Sex-related differences in the hemispheric laterality of slow cortical potentials during the preparation of visually guided movements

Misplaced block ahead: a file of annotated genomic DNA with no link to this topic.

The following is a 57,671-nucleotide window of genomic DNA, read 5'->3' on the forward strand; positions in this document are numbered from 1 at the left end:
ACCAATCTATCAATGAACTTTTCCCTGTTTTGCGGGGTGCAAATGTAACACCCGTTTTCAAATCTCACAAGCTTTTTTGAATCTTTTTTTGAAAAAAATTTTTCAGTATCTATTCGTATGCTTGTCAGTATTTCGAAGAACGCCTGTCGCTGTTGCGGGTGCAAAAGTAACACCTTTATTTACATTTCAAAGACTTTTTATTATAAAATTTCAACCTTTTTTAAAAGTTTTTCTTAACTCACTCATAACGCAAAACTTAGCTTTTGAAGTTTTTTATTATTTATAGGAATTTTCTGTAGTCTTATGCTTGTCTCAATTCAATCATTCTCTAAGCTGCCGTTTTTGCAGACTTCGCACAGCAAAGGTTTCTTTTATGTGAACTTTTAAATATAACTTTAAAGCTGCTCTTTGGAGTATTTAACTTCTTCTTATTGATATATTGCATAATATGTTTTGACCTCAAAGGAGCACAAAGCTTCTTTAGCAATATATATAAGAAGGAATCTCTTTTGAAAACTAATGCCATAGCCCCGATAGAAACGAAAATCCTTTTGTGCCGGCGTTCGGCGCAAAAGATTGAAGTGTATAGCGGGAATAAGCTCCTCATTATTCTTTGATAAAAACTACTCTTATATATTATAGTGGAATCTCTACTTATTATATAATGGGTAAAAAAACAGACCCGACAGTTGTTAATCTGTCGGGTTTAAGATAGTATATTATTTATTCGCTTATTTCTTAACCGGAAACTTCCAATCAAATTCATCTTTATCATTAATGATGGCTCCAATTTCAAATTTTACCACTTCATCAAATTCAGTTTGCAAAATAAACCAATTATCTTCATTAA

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Previous work suggests the presence of sex differences in the laterality of brain activity in the premotor-parietal network during the preparation of visually guided reaching movements. In the current study, electroencephalography was used to test the hypothesis that women would have higher amplitude potentials over frontal and parietal regions ipsilateral to arm movements, relative to men. Event-related slow cortical potentials (SCPs) were collected from 30 participants (15 men and 15 women) during the performance of two visually guided reaching conditions (eyes and arm moved to the same spatial location or moved in opposite directions). The results of the study demonstrate that the amplitudes of SCPs were significantly higher overlying frontal regions of the right hemisphere of women relative to men. These differences were present both during an instructed-delay period prior to receiving a go-signal to initiate movement and during the period just prior to movement initiation. The study also revealed an interaction of Sex and Condition in the parietal region during the pre-movement period. These results suggest that motor preparatory activity in men mainly occurs in the hemisphere contralateral to reaching but that preparatory activity in women is distributed relatively more bilaterally. However, the nature of these differences changes over the time course of the preparatory period and is partially dependent on the type of visuomotor mapping being performed.
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